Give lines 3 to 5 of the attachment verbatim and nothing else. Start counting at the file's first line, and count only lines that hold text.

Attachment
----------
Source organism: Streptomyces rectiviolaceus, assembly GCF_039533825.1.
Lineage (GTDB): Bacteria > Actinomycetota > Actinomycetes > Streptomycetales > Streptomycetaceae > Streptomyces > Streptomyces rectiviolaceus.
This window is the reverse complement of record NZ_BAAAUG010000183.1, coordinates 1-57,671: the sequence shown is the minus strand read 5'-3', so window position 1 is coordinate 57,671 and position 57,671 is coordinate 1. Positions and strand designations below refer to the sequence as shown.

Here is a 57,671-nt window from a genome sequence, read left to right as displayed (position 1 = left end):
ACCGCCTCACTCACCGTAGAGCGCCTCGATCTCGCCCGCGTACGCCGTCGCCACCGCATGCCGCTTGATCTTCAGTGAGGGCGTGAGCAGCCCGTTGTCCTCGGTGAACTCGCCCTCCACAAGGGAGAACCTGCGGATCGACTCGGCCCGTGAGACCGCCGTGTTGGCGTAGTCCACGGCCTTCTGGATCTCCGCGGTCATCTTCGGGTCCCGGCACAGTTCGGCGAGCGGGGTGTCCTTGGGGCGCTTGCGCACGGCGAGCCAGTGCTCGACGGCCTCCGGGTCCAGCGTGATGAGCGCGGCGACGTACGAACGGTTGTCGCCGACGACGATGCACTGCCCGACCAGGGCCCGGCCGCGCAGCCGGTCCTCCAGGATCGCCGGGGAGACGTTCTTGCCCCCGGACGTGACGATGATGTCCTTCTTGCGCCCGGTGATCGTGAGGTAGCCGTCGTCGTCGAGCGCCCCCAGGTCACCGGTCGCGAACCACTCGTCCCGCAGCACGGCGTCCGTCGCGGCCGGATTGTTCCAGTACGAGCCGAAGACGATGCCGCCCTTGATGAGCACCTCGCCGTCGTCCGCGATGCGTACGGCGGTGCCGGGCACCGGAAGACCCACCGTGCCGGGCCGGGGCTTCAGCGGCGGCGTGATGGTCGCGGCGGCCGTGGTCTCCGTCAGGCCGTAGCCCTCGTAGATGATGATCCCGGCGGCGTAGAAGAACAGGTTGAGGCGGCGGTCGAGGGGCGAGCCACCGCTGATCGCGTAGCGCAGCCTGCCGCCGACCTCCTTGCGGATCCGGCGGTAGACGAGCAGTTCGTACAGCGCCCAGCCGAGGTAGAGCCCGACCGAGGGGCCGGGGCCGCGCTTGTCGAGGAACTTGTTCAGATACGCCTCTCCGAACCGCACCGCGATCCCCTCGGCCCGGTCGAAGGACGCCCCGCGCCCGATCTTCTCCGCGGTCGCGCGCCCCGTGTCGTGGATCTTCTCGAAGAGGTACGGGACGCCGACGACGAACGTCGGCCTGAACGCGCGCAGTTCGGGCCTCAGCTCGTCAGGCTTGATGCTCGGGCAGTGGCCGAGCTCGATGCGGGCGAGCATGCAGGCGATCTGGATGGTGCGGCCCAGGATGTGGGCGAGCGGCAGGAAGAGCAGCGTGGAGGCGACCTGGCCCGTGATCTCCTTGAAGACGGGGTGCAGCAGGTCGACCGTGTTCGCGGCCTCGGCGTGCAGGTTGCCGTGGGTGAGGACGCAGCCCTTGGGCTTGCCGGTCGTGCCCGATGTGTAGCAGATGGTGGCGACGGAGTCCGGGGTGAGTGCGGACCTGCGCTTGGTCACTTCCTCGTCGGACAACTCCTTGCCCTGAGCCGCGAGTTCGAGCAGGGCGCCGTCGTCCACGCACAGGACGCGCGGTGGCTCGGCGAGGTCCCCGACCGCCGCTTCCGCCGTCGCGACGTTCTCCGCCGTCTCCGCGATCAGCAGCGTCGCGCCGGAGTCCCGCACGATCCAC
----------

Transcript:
This window is the reverse complement of record NZ_BAAAUG010000183.1, coordinates 1-57,671: the sequence shown is the minus strand read 5'-3', so window position 1 is coordinate 57,671 and position 57,671 is coordinate 1. Positions and strand designations below refer to the sequence as shown.

Here is a 57,671-nt window from a genome sequence, read left to right as displayed (position 1 = left end):
ACCGCCTCACTCACCGTAGAGCGCCTCGATCTCGCCCGCGTACGCCGTCGCCACCGCATGCCGCTTGATCTTCAGTGAGGGCGTGAGCAGCCCGTTGTCCTCGGTGAACTCGCCCTCCACAAGGGAGAACCTGCGGATCGACTCGGCCCGTGAGACCGCCGTGTTGGCGTAGTCCACGGCCTTCTGGATCTCCGCGGTCATCTTCGGGTCCCGGCACAGTTCGGCGAGCGGGGTGTCCTTGGGGCGCTTGCGCACGGCGAGCCAGTGCTCGACGGCCTCCGGGTCCAGCGTGATGAGCGCGGCGACGTACGAACGGTTGTCGCCGACGACGATGCACTGCCCGACCAGGGCCCGGCCGCGCAGCCGGTCCTCCAGGATCGCCGGGGAGACGTTCTTGCCCCCGGACGTGACGATGATGTCCTTCTTGCGCCCGGTGATCGTGAGGTAGCCGTCGTCGTCGAGCGCCCCCAGGTCACCGGTCGCGAACCACTCGTCCCGCAGCACGGCGTCCGTCGCGGCCGGATTGTTCCAGTACGAGCCGAAGACGATGCCGCCCTTGATGAGCACCTCGCCGTCGTCCGCGATGCGTACGGCGGTGCCGGGCACCGGAAGACCCACCGTGCCGGGCCGGGGCTTCAGCGGCGGCGTGATGGTCGCGGCGGCCGTGGTCTCCGTCAGGCCGTAGCCCTCGTAGATGATGATCCCGGCGGCGTAGAAGAACAGGTTGAGGCGGCGGTCGAGGGGCGAGCCACCGCTGATCGCGTAGCGCAGCCTGCCGCCGACCTCCTTGCGGATCCGGCGGTAGACGAGCAGTTCGTACAGCGCCCAGCCGAGGTAGAGCCCGACCGAGGGGCCGGGGCCGCGCTTGTCGAGGAACTTGTTCAGATACGCCTCTCCGAACCGCACCGCGATCCCCTCGGCCCGGTCGAAGGACGCCCCGCGCCCGATCTTCTCCGCGGTCGCGCGCCCCGTGTCGTGGATCTTCTCGAAGAGGTACGGGACGCCGACGACGAACGTCGGCCTGAACGCGCGCAGTTCGGGCCTCAGCTCGTCAGGCTTGATGCTCGGGCAGTGGCCGAGCTCGATGCGGGCGAGCATGCAGGCGATCTGGATGGTGCGGCCCAGGATGTGGGCGAGCGGCAGGAAGAGCAGCGTGGAGGCGACCTGGCCCGTGATCTCCTTGAAGACGGGGTGCAGCAGGTCGACCGTGTTCGCGGCCTCGGCGTGCAGGTTGCCGTGGGTGAGGACGCAGCCCTTGGGCTTGCCGGTCGTGCCCGATGTGTAGCAGATGGTGGCGACGGAGTCCGGGGTGAGTGCGGACCTGCGCTTGGTCACTTCCTCGTCGGACAACTCCTTGCCCTGAGCCGCGAGTTCGAGCAGGGCGCCGTCGTCCACGCACAGGACGCGCGGTGGCTCGGCGAGGTCCCCGACCGCCGCTTCCGCCGTCGCGACGTTCTCCGCCGTCTCCGCGATCAGCAGCGTCGCGCCGGAGTCCCGCACGATCCAC